Many modern bikes will be disc brake only on the frame.
 

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Discussion Starter · #7 ·
Speedub.Nate said:
No v-brake option on either the Hollowpoint or MkIII.
ay yai yai! :eek: Surely, there must be someway to rig a hollowpoint / mkIII for V-brakes? I absolutely do not want any disc brakes on my future mkIII :madman: . Any ideas on how to do this would be much appreciated! (looks don't matter to me) I coulda sworn I saw a picture of a MKIII somewhere here with a non-disc type rear brake :aureola:.
 

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dejacky said:
ay yai yai! :eek: Surely, there must be someway to rig a hollowpoint / mkIII for V-brakes? I absolutely do not want any disc brakes on my future mkIII :madman: . Any ideas on how to do this would be much appreciated! (looks don't matter to me) I coulda sworn I saw a picture of a MKIII somewhere here with a non-disc type rear brake :aureola:.
May I ask why you don't want disc brakes? If it's cost go with mechanicals. Just wondering.
 

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Discussion Starter · #9 ·
cavscout said:
May I ask why you don't want disc brakes? If it's cost go with mechanicals. Just wondering.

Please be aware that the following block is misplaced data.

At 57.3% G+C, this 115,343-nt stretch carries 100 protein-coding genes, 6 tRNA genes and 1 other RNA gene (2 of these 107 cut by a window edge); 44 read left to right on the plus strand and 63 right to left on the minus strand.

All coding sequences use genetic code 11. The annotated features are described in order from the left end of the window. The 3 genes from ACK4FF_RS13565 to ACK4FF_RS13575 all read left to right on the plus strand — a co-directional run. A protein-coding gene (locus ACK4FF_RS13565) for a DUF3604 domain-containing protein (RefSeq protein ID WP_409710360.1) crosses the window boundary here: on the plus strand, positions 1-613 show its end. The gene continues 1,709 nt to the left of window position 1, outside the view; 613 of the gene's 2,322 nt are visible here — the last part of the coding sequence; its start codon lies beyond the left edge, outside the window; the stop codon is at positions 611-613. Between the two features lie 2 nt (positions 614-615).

I'm a weight weenie and disc brakes are extra cost i don't need :p Basically, I wanted to lose the weight of the rear-disc brake and eventually upgrade to an internally geared rear-hub like the Shimano Nexus. So, the nexus rear hub wouldn't be adding much weight since it would offset that by using a much lighter rear-mechanical v-brake. How feasible is it to make the Mark III bike's 27lbs? Also, how much do the 05 Mark III's weigh in stock form?
 

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dejacky said:
Which internally-geared hubs do you recommend that can withstand mountain-bike trail riding?
So far, only the Rohloff Speedhub.

I have high hopes for SRAM's new i-Motion 9, which should debut in August. Meanwhile, we heard a lot of tall talk out of the folks at Nuvinci & www.FreerideHubs.com after their relationship with Rohloff soured, but I haven't heard or seen much from them. (Anyone?).

MTBR'er El Calballo has just set up a Nexus Red Band and has been updating this thread (http://forums.mtbr.com/showthread.php?t=203634) over the past few days, but based on the experiences posted by Nexus owners over the years, I don't have much hope for the long term success of this attempt.

I should add that I have a Nexus 7 and a Sram Spectro 7 on my and my wife's street bikes. While I feel they are adequate for this type of riding, I'm concerned that trail dust and out of the saddle climbs would quickly take the toll on the Nexus, and the shifting action on Sram is a bit spotty under even light pedal loads.
 

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Discussion Starter · #13 ·

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Speedub.Nate said:
...Its off-road endorsement comes from the frame-mount gearbox implementation GT is specing.
^^ This is the setup I was citing. ^^

The red-band Nexus GT is using is mounted mid-frame, not at the back wheel, making for a less abusive environment and probably reduced operating stresses due to gearing.